Vt. Youth Climate Summit held at UVM


More than 150 high school students and dozens of teachers representing 26 Vermont high schools attended the summit in the Davis Center, according to University Communications.

During the summit, students attended 10 workshops, five in the morning and five in the afternoon, which covered different elements of climate action planning.

The summit focused on how Vermont’s climate is most likely going to change going forward, according to University Communications. Students learned how to create climate action plans for their high schools to reduce their carbon footprints, according to University Communications.

UVM students enrolled in an ecological economics course this past fall led the workshops, as part of one of their assignments for the class. The assignment was to “collectively organize a climate summit for young Vermonters,” according to University Communications.

“The summit provided a great opportunity not only to help students develop action plans that will tangibly decrease the carbon footprint of their high schools,” said senior Amelia Fontein, an environmental studies major who took the course.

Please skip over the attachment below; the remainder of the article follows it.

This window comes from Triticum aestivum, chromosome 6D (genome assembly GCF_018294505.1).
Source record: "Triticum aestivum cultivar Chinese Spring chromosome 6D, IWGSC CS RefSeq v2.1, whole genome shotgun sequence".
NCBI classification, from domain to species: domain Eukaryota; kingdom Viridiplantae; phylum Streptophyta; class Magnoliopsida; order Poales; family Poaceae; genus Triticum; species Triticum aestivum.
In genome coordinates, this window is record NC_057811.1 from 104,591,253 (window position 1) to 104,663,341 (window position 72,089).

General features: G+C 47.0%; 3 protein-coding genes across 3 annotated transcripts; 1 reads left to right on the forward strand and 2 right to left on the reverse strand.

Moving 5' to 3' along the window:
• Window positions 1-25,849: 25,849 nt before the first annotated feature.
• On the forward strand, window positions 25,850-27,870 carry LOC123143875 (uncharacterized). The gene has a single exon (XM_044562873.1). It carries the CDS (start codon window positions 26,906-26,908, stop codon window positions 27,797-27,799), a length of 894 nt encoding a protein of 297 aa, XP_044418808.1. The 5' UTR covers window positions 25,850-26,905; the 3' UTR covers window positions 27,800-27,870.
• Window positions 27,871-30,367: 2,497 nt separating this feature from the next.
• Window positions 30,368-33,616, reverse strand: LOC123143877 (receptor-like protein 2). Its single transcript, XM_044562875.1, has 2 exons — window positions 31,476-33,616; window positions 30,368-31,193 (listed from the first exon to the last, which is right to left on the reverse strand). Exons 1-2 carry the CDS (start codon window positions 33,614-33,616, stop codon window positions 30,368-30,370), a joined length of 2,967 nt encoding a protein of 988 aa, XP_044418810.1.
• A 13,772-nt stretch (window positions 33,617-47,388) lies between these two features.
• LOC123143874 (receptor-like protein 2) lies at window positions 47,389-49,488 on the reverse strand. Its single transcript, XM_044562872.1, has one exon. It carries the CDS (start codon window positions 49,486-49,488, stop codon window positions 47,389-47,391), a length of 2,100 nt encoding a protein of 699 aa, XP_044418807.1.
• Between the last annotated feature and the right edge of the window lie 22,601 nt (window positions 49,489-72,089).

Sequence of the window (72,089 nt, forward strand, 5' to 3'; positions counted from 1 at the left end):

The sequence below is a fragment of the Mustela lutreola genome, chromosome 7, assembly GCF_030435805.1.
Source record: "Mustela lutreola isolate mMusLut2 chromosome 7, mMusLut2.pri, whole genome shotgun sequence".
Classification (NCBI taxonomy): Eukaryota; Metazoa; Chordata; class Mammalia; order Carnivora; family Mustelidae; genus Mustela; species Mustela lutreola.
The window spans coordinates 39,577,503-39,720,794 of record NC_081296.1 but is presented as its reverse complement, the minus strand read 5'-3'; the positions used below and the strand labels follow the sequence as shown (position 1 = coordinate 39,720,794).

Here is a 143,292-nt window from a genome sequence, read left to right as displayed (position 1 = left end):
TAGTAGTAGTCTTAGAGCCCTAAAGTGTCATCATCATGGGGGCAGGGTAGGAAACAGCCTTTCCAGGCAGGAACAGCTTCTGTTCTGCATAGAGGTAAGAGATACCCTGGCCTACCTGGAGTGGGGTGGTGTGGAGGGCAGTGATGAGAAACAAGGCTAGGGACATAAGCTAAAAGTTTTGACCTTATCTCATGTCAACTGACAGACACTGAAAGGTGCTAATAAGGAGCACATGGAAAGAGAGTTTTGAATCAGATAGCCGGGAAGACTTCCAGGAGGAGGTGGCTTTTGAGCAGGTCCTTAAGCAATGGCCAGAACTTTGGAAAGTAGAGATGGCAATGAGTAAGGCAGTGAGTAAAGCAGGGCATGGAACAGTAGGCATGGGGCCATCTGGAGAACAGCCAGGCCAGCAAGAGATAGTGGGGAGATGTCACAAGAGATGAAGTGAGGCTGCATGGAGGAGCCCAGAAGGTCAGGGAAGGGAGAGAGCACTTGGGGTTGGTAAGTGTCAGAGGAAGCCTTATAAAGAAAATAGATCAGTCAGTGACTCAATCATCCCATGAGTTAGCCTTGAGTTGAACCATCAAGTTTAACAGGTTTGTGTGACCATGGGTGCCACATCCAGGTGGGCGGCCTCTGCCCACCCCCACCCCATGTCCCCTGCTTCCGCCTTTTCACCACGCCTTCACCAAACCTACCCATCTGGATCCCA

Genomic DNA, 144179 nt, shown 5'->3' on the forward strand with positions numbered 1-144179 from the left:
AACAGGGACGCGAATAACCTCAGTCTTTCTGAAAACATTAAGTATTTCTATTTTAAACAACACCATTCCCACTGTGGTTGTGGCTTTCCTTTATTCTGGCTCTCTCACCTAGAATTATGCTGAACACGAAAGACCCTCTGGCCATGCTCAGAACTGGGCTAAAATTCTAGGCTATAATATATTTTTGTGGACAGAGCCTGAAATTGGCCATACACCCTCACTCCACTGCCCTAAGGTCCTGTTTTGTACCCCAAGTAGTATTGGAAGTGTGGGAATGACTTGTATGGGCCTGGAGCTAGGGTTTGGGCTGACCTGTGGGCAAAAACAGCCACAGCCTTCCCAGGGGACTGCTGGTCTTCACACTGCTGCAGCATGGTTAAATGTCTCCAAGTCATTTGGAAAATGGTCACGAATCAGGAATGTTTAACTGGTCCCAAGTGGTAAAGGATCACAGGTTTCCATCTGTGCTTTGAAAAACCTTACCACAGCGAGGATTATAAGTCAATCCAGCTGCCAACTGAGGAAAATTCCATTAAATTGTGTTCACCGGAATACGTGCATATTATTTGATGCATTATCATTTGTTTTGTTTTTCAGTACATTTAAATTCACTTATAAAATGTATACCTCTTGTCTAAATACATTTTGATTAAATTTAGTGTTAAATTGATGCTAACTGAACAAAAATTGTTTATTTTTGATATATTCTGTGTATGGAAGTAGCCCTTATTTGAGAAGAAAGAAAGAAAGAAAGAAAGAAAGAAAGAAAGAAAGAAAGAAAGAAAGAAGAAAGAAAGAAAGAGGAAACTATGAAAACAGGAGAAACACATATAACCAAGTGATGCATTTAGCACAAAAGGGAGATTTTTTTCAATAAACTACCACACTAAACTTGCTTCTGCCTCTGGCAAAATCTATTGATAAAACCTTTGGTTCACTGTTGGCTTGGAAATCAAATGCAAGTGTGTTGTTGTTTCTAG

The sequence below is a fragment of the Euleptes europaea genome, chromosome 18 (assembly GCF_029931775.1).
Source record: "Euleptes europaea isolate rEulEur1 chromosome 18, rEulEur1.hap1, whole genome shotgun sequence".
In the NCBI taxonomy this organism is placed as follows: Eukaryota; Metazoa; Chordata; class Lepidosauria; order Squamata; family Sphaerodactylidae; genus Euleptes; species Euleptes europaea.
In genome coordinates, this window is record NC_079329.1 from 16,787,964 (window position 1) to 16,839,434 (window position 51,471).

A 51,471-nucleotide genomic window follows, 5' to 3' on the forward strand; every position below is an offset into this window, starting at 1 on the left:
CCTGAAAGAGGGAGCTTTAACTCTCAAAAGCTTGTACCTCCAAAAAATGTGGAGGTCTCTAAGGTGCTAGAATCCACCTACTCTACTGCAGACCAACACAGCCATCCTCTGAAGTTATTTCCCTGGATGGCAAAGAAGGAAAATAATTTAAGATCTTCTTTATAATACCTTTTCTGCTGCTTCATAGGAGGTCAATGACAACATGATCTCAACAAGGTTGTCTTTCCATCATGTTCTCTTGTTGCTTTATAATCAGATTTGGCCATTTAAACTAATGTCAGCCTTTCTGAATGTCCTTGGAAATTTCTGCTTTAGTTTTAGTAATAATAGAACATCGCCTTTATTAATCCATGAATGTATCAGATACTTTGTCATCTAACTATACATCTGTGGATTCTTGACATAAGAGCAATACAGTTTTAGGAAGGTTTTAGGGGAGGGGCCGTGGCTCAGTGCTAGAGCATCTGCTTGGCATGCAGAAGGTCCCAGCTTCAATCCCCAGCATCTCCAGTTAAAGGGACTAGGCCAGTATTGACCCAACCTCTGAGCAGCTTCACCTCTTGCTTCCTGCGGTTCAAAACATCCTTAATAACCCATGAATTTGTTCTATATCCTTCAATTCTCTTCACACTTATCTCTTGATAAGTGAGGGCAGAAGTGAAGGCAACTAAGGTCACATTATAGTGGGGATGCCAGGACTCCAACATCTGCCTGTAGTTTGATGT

“But also to pass along to younger peers some of the optimism and passion we feel about addressing climate change.”

Fontein said Sen. Sanders’ involvement has been key to their success recruiting students and underscoring the importance of the issue.

To develop the workshops, students worked with experts on energy efficiency, renewable energy project development, greenhouse gas auditing and youth organization and action, according to University Communications.

“The University of Vermont was honored to host the inaugural Vermont Youth Climate Summit in partnership with Sen. Sanders,” said professor Jon Erickson of the Rubenstein School of Environment and Natural Resources, who taught the ecological economics course.

“Our students took the lead in recruiting the high school teams and in organizing a series of engaging workshop sessions. The summit was a very successful event, and they deserve a great deal of credit,” Erickson said.